The amount of sleep we need as we age varies but mostly goes down from newborn to adult, with seven hours being the lowest amount of sleep we need. However, it’s possible to spend the correct number of hours in bed—thinking you’re asleep—and not get a healthy amount of sleep. Sleep deprivation damages all your body’s systems, impairs function, and can cause accidents, hurting you and others. 

adult man sleeping in dark room bedSleep Isn’t Optional

Most of us know that sleep isn’t optional, but it’s a low priority when we have other obligations. However, deprioritizing rest won’t allow you to get more done, so fixing your sleep habits is essential. Read the effects of sleep deprivation below and find out how to get more sleep. 

Changes in Your Brain

One of the first things you’ll notice when you aren’t getting enough quality sleep is the effects on your brain. You’ll start to get headaches, be moody, have memory issues, and have trouble concentrating and thinking. These effects can be very frustrating, which leads to stress and more of the same. 

During sleep, your body releases a fluid that washes over your brain, called cerebrospinal fluid. This fluid has many purposes, but one of its primary functions is to clean the brain of toxic proteins while you sleep. Unfortunately, this bath doesn’t happen the moment you fall asleep. It happens during deep sleep, so you have to get through two other stages before reaching it. Then, it happens several times per night. Just once isn’t enough. If toxic proteins are allowed to build, you’ll experience memory issues, trouble concentrating, and maybe even early dementia or Alzheimer’s Disease. Sleep deprivation can actually age your brain by 3-5 years!

Your mood will also suffer from not getting enough sleep. You’ll feel stressed, irritable, frustrated, and sad which can lead to depression and anxiety.

Functional Impairment

Besides having trouble thinking, you’ll experience other functional problems, too, such as poor balance and a low sex drive. 

A study from 2021 followed 30 college students. 10 of them were subject to one night of sleep deprivation and were then tested against the other students by walking on a treadmill to the beat of a metronome. Researchers found that the students with sleep deprivation missed beats, were off rhythm, and did significantly worse than those allowed to sleep. This small study shows that even one night without sleep can cause coordination problems. When you go for much longer without sleep or low-quality sleep, you’ll find it harder to coordinate your body.

Lack of sleep can cause low libido, infertility in men and women, and erectile dysfunction. Without sleep, your body won’t produce the hormones needed for arousal or healthy sperm and egg production.

Safety Concerns 

Do you feel drowsy at the wheel or so sleepy at work that you shouldn’t be handling machinery? Sleep deprivation causes significant safety concerns for you and those around you. 600 fatal car accidents are caused by sleeping at the wheel per year, and 1 in 25 reports falling asleep at the wheel in any given month.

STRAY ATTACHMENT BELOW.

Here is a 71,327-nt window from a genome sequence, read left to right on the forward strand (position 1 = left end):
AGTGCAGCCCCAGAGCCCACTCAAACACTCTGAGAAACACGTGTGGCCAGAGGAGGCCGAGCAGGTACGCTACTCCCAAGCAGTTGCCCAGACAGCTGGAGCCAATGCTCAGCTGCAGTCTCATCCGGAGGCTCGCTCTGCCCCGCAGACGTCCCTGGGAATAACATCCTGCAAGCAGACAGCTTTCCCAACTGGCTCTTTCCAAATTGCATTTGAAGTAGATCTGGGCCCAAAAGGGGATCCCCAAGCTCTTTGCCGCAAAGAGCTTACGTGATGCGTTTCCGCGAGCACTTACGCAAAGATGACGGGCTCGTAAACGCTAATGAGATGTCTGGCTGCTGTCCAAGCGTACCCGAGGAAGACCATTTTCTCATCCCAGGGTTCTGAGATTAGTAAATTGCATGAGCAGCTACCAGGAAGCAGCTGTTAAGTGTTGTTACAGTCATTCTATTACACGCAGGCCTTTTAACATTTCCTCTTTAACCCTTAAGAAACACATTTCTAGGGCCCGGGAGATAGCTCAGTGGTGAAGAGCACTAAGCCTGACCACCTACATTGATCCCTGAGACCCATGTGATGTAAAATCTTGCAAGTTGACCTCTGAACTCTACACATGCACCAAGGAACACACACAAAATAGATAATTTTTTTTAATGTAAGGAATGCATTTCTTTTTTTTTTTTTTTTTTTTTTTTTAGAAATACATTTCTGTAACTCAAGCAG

According to OSHA, fatigued workers make critical safety errors. Injury rates increase by 18% during evening shifts and 30% during night shifts compared to day shifts. When you experience sleep deprivation, you shouldn’t operate machinery. Because many workers don’t have that option, their only option is to get quality sleep.

Damage to Your Health

The damage that a lack of sleep can do to your overall health is numerous. 

  • Risk of Diabetes: Sleep deprivation causes insulin resistance, increasing your blood sugar levels. 
  • Weight Gain: When you don’t get enough sleep, you won’t have the motivation to be active. Furthermore, your body can’t produce as much leptin, which is the chemical that tells you when you’re full and to stop eating. 
  • Risk of Heart Disease: Prolonged high blood pressure from lack of sleep can turn into heart disease.
  • High Blood Pressure: Hormones regulate your blood pressure. Your blood pressure will rise if they aren’t produced or produced in high enough quantities. 
  • Weakened Immune System: If you don’t get enough sleep, you’re more likely to get sick when exposed to viruses like a cold. You won’t recover as quickly either. 

It’s really in your best interest to get good, quality sleep. 

Sleep Apnea May Be Causing Your Sleep Deprivation

Have you heard of sleep apnea? It’s a sleep disorder where you experience stoppages in breathing while asleep for at least 10 seconds, but it can last a minute or longer. And it can happen hundreds of times per night. After some time, your brain will realize that it’s not getting enough oxygen or expelling Co2 and awaken your body to resume breathing. You likely won’t notice these awakenings as they are brief, but its enough to stop your body and brain from getting through a whole sleep cycle, causing sleep deprivation. The dangers of sleep deprivation are the same as the dangers associated with sleep apnea.

If you think you may have sleep apnea, be sure to get a sleep test and help from your Warren, Michigan, sleep dentist.

Step 1: Take Charge of Your Health and Make an Appointment

The first step in treating your sleep apnea is to decide to take charge of your health and make an appointment. The symptoms of sleep apnea are debilitating and life-threatening. Don’t wait. Make an appointment today by calling (586) 573-0438.

Step 2: Take an At-Home Sleep Test

After you speak with a sleep dentist, you’ll take an at-home sleep test. The test lasts two nights, but you can do it from your own bed. You’ll send your test results to be interpreted and then receive your diagnosis.

Step 3: Get Treatment at the Michigan Head & Neck Institute

If you indeed have sleep apnea, you can receive treatment right here in Warren with doctors Richard Klein and Chad Witkow. Take charge of your health and life today. Call (586) 573-0438 or make an appointment online.